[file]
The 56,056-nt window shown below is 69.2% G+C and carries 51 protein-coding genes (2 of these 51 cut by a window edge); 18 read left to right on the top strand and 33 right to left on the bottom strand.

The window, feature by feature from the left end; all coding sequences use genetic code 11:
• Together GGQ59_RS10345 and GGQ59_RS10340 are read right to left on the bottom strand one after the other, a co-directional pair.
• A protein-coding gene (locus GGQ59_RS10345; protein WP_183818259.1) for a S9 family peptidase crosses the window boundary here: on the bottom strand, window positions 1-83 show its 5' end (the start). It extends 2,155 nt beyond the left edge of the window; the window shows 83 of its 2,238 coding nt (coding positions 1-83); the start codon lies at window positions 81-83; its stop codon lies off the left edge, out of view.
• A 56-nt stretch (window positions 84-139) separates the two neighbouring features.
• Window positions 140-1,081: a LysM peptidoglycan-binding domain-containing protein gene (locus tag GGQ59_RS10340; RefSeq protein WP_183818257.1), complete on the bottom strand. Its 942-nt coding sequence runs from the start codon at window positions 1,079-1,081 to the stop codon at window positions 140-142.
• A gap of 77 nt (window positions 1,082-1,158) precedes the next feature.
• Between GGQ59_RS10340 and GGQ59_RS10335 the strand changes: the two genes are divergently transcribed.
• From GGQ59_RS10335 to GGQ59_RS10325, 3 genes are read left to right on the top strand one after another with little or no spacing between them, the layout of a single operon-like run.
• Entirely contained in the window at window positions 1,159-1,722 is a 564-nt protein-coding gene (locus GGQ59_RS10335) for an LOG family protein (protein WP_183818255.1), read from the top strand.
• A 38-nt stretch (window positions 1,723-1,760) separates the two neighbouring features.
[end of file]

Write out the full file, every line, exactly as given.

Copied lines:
The 56,056-nt window shown below is 69.2% G+C and carries 51 protein-coding genes (2 of these 51 cut by a window edge); 18 read left to right on the top strand and 33 right to left on the bottom strand.

The window, feature by feature from the left end; all coding sequences use genetic code 11:
• Together GGQ59_RS10345 and GGQ59_RS10340 are read right to left on the bottom strand one after the other, a co-directional pair.
• A protein-coding gene (locus GGQ59_RS10345; protein WP_183818259.1) for a S9 family peptidase crosses the window boundary here: on the bottom strand, window positions 1-83 show its 5' end (the start). It extends 2,155 nt beyond the left edge of the window; the window shows 83 of its 2,238 coding nt (coding positions 1-83); the start codon lies at window positions 81-83; its stop codon lies off the left edge, out of view.
• A 56-nt stretch (window positions 84-139) separates the two neighbouring features.
• Window positions 140-1,081: a LysM peptidoglycan-binding domain-containing protein gene (locus tag GGQ59_RS10340; RefSeq protein WP_183818257.1), complete on the bottom strand. Its 942-nt coding sequence runs from the start codon at window positions 1,079-1,081 to the stop codon at window positions 140-142.
• A gap of 77 nt (window positions 1,082-1,158) precedes the next feature.
• Between GGQ59_RS10340 and GGQ59_RS10335 the strand changes: the two genes are divergently transcribed.
• From GGQ59_RS10335 to GGQ59_RS10325, 3 genes are read left to right on the top strand one after another with little or no spacing between them, the layout of a single operon-like run.
• Entirely contained in the window at window positions 1,159-1,722 is a 564-nt protein-coding gene (locus GGQ59_RS10335) for an LOG family protein (protein WP_183818255.1), read from the top strand.
• A 38-nt stretch (window positions 1,723-1,760) separates the two neighbouring features.